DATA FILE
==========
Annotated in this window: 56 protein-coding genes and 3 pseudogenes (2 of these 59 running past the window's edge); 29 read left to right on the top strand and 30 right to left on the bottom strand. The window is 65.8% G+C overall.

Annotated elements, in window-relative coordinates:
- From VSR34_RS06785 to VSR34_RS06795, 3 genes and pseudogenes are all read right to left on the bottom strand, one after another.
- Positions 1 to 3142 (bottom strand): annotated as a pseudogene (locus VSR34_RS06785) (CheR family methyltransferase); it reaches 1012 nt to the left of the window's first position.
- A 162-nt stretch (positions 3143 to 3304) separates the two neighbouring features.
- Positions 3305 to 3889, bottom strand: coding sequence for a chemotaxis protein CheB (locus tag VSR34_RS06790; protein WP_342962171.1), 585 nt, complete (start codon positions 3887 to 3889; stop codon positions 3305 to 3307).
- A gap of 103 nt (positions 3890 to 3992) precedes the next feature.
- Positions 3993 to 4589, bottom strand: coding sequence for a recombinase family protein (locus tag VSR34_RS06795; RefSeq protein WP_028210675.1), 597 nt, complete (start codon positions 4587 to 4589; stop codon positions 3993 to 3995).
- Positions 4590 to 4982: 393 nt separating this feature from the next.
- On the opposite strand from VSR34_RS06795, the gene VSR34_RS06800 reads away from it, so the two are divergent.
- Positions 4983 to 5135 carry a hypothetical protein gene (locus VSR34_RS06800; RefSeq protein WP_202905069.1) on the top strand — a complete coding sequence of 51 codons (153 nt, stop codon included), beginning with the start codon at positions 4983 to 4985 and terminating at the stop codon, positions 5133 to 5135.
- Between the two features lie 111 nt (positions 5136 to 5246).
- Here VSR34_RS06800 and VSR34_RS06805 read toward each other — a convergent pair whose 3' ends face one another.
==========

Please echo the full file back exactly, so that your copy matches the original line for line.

Annotated in this window: 56 protein-coding genes and 3 pseudogenes (2 of these 59 running past the window's edge); 29 read left to right on the top strand and 30 right to left on the bottom strand. The window is 65.8% G+C overall.

Annotated elements, in window-relative coordinates:
- From VSR34_RS06785 to VSR34_RS06795, 3 genes and pseudogenes are all read right to left on the bottom strand, one after another.
- Positions 1 to 3142 (bottom strand): annotated as a pseudogene (locus VSR34_RS06785) (CheR family methyltransferase); it reaches 1012 nt to the left of the window's first position.
- A 162-nt stretch (positions 3143 to 3304) separates the two neighbouring features.
- Positions 3305 to 3889, bottom strand: coding sequence for a chemotaxis protein CheB (locus tag VSR34_RS06790; protein WP_342962171.1), 585 nt, complete (start codon positions 3887 to 3889; stop codon positions 3305 to 3307).
- A gap of 103 nt (positions 3890 to 3992) precedes the next feature.
- Positions 3993 to 4589, bottom strand: coding sequence for a recombinase family protein (locus tag VSR34_RS06795; RefSeq protein WP_028210675.1), 597 nt, complete (start codon positions 4587 to 4589; stop codon positions 3993 to 3995).
- Positions 4590 to 4982: 393 nt separating this feature from the next.
- On the opposite strand from VSR34_RS06795, the gene VSR34_RS06800 reads away from it, so the two are divergent.
- Positions 4983 to 5135 carry a hypothetical protein gene (locus VSR34_RS06800; RefSeq protein WP_202905069.1) on the top strand — a complete coding sequence of 51 codons (153 nt, stop codon included), beginning with the start codon at positions 4983 to 4985 and terminating at the stop codon, positions 5133 to 5135.
- Between the two features lie 111 nt (positions 5136 to 5246).
- Here VSR34_RS06800 and VSR34_RS06805 read toward each other — a convergent pair whose 3' ends face one another.